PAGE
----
Play the open A string and the open D string. If they are in tune, they can create an auditory illusion of having the low D note below them in the ears of the listeners.

| improve this answer | |
  • Thank you! Trying it now and I like the sound! Do you have any advice on playing it fingerstyle with a p-ima grip? Plucking A with the thumb and D with the index finger simultaneously? – Anna Jan 30 '18 at 13:23
  • @Anna Can't you just pluck them both with your thumb at the same time? – Todd Wilcox Jan 30 '18 at 14:17
  • Like a little mini strum? Sorry, the only technique I've used fingerstyle is plucking one string per finger by "pushing" the finger toward the string and then letting the string slip off. – Anna Jan 30 '18 at 14:27
  • 1
    @Anna It would be a useful technique to learn. A lot of delta blues guitarists did that on every song, especially Robert Johnson. – Todd Wilcox Jan 30 '18 at 14:30

Play it barre, from the 5th string 5th fret, or 6th string 10th fret. You will have to learn barre chords sooner or later, and if you care that much about your sound, and don't want to drop tune, I'd suggest doing it sooner. Below are how the two most common are played. Also consider other voicings (shapes).


Edit: Whoops, didn't notice Basstickler's answer.

| improve this answer | |
  • Thanks! In fact I tried both D with a C-shape barre (23245x) and to just add that fret to D (x3205x) which I could barely reach. Then I realised that A-string fret 5 is the same pitch as the open D! and posted this question – Anna Jan 30 '18 at 23:15
  • No worries, your tab adds something I didn't include as well. – Basstickler Jan 31 '18 at 16:42

It's always been a problem using open strings as the 'bass part'. E and A sound good, but D is quite high, so sounds weak. And it's made worse with only three other strings for the chord.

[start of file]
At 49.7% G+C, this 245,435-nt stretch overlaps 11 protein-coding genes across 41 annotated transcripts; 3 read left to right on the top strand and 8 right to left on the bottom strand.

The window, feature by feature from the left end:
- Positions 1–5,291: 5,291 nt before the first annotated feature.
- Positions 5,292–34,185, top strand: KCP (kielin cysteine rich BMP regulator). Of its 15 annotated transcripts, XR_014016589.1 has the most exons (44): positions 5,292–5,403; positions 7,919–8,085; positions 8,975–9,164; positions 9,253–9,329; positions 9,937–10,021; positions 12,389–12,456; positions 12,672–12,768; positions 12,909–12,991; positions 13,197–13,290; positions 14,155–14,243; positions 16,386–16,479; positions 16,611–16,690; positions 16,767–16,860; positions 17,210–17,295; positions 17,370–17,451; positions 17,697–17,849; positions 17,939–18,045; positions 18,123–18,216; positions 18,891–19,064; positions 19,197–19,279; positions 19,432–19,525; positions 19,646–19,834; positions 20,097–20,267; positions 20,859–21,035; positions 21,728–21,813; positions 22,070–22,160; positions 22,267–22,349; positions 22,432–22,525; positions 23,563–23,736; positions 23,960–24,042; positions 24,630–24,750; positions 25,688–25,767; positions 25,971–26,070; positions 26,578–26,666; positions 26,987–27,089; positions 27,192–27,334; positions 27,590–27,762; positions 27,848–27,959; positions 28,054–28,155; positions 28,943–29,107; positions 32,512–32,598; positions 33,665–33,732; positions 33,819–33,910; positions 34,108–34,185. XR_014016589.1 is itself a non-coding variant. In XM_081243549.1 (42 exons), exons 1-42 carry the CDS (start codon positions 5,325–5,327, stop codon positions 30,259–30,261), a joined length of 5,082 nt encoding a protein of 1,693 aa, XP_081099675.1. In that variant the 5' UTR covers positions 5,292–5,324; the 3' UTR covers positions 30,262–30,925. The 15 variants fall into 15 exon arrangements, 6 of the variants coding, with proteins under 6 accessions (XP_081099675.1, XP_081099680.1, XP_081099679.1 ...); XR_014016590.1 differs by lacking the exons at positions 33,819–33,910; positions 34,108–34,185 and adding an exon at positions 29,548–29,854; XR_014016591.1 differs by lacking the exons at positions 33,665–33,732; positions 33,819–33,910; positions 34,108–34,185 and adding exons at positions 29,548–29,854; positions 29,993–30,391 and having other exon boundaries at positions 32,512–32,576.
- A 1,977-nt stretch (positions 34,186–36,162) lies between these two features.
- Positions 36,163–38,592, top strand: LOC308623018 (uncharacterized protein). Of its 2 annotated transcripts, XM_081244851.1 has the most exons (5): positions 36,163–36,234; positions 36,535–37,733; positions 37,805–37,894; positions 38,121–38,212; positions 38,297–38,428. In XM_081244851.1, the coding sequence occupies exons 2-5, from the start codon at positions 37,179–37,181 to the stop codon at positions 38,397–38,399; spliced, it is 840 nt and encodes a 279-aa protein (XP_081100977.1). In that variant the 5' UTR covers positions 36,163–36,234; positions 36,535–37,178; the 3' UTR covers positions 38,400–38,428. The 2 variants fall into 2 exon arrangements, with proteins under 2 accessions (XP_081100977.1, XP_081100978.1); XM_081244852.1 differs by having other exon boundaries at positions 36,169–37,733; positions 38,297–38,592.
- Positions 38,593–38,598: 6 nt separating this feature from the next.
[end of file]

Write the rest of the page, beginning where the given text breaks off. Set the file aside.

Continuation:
Two other options: play an open A string - not too bad, and better when the chords either side are not A, or finger an F# on the bottom string. Again, not perfect, as it makes a first inversion chord, which sometimes sound weak itself.

Another option, apart from the obvious downtune to D with the bottom string, which then means an E chord needs an E bass, by fretting on the second fret, is to use a slingshot which is a special machine head which, with a little flick, can be set up to drop the bottom string to that elusive D. Not a cheap option, though...

Todd's idea is good, and the two strings could be plucked simultaneously with thumb and index.

| improve this answer | |

There are string sets with 4 rather than 3 metal-wound strings. It's obviously a tradeoff but might be worth checking out. Assuming nylon strings: you don't mention just what guitar we are talking about here.

| improve this answer | |
  • 3
    How will that help an already wound D string problem? – Tim Jan 30 '18 at 14:10

I like to use a drop D capo on the second fret or use a regular capo and put it on from the bottom and leave the 6 string open. But that will have you in the key of E playing D chord shapes. I also tune my guitar to D standard which will let you play in D with a capo on the second fret.

| improve this answer | |
  • Thanks. Never heard of a drop d capo, that's clever! Still I'd prefer staying in standard tuning. Maybe I could just transpose to some key without D, just like I used to do with F :) – Anna Jan 31 '18 at 10:11
  • I mean It's technically still standard tuning. All the frets are still the same notes. – Timinycricket Jan 31 '18 at 19:49
  • Maybe I didn't catch what you meant. It seems with a capo covering only five strings, you'd essentially be playing in drop-D with capo on first? And all chord shapes including the sixth string would be different? – Anna Jan 31 '18 at 20:02
  • No the capo would go on the 2nd fret and all fingering would be the same if you play relative to the capo. Playing the 3rd fret on the 6 string is still a G note. In drop D a G would be on the 5th fret. – Timinycricket Jan 31 '18 at 20:07
  • Here is a video I found sort of demonstrating what I am talking about. youtu.be/_ERJ-hWIxdg – Timinycricket Jan 31 '18 at 20:13

Your Answer

By clicking “Post Your Answer”, you agree to our terms of service, privacy policy and cookie policy

Not the answer you're looking for? Browse other questions tagged or ask your own question.